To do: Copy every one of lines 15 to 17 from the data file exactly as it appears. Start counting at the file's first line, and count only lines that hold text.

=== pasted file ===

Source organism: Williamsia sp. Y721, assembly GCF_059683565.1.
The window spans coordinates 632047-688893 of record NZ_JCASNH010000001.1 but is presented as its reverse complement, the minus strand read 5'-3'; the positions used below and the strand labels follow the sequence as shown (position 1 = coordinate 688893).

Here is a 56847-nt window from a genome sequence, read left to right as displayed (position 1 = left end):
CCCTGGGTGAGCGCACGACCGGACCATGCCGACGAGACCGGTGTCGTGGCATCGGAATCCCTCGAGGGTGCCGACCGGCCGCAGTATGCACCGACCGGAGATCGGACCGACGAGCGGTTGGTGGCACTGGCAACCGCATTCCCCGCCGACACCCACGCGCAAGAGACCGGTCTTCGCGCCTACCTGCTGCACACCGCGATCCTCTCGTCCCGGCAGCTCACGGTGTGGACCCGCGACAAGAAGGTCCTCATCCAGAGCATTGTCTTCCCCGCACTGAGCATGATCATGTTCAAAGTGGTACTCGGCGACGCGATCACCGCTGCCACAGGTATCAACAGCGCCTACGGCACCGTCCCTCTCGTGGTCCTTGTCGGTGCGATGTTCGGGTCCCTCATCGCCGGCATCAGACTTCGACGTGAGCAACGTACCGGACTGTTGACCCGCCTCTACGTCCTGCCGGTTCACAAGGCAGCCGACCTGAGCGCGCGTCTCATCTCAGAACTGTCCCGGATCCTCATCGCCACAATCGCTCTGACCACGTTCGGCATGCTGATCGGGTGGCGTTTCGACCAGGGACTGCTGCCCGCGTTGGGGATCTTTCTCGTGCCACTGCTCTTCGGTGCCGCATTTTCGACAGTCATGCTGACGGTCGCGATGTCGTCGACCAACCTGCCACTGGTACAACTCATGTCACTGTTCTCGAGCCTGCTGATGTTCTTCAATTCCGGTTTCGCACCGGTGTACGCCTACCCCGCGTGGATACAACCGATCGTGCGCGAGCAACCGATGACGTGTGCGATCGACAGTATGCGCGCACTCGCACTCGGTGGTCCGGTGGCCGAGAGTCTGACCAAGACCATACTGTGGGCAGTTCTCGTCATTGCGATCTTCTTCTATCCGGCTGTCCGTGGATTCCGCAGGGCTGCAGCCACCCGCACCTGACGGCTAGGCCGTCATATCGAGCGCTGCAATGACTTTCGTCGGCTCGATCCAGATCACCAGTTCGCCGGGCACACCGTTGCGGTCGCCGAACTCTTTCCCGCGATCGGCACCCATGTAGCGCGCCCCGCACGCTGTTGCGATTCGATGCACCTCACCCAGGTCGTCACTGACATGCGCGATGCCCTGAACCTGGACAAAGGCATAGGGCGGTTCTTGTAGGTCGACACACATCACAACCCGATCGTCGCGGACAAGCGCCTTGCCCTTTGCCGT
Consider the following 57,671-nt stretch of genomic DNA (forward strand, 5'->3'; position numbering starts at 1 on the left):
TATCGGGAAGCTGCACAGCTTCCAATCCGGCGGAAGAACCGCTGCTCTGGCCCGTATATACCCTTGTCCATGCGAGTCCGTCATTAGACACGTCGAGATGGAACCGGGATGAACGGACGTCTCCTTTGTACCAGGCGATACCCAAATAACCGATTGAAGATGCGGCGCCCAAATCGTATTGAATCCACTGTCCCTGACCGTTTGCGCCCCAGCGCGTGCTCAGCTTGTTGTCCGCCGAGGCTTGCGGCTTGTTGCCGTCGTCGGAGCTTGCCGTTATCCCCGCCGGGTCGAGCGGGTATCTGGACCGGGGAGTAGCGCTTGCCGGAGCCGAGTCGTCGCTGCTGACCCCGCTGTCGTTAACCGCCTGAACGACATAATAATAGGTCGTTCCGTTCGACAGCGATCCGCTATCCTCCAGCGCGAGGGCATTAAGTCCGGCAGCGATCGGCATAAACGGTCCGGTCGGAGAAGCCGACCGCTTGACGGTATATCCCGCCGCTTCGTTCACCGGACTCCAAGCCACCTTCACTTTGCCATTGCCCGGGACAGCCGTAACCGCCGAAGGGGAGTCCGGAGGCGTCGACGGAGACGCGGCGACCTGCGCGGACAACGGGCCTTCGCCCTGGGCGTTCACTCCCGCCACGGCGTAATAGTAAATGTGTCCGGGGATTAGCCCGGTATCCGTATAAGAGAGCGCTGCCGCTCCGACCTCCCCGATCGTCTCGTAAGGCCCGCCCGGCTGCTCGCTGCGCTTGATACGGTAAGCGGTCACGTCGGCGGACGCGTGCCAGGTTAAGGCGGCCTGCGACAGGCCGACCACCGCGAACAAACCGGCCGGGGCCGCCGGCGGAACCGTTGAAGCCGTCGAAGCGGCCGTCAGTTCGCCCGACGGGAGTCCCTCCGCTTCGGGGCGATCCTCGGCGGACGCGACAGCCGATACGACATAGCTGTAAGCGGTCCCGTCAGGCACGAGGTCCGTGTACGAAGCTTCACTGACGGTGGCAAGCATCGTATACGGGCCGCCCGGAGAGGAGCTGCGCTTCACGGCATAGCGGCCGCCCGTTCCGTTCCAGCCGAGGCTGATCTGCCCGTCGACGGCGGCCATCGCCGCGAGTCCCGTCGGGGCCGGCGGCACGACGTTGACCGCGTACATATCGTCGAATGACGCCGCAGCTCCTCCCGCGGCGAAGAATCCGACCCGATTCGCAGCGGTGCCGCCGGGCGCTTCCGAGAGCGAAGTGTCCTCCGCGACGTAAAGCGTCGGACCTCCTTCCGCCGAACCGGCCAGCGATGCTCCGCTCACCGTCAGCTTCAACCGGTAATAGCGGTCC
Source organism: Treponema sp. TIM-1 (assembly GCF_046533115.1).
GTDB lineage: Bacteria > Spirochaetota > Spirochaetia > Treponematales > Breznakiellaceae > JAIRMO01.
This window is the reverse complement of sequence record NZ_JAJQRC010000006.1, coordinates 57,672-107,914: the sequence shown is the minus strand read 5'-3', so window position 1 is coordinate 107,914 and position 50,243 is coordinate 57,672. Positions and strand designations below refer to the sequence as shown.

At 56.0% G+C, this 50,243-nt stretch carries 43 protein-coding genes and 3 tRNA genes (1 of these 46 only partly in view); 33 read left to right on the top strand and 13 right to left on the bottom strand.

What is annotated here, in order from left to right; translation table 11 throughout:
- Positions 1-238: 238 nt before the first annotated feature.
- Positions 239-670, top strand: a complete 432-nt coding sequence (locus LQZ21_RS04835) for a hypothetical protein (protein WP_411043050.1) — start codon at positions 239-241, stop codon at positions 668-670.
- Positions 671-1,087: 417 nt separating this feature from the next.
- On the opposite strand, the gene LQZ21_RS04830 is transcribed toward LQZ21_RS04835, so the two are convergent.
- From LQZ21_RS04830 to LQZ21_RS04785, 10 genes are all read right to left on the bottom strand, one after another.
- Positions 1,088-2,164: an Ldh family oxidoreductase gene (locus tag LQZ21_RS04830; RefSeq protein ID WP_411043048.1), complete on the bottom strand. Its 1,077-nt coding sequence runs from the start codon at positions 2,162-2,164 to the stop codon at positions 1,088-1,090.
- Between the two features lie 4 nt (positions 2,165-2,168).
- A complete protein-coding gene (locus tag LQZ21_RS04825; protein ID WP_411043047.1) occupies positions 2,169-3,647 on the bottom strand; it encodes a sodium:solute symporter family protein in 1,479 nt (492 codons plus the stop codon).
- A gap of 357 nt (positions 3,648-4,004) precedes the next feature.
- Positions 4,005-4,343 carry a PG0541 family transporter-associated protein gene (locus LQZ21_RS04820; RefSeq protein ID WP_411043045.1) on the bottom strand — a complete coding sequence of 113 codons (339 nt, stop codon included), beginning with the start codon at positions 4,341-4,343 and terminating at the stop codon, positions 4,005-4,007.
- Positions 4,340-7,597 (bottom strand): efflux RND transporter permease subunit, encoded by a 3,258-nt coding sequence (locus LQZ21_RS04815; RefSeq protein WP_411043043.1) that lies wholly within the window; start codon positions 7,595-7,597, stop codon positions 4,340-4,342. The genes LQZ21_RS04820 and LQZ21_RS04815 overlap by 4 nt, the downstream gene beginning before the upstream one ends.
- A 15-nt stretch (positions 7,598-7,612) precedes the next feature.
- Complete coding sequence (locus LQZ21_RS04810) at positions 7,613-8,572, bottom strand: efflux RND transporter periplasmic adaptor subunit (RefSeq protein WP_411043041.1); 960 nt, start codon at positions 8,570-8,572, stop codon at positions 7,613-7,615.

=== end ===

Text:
- On the opposite strand, the gene LQZ21_RS04830 is transcribed toward LQZ21_RS04835, so the two are convergent.
- From LQZ21_RS04830 to LQZ21_RS04785, 10 genes are all read right to left on the bottom strand, one after another.
- Positions 1,088-2,164: an Ldh family oxidoreductase gene (locus tag LQZ21_RS04830; RefSeq protein ID WP_411043048.1), complete on the bottom strand. Its 1,077-nt coding sequence runs from the start codon at positions 2,162-2,164 to the stop codon at positions 1,088-1,090.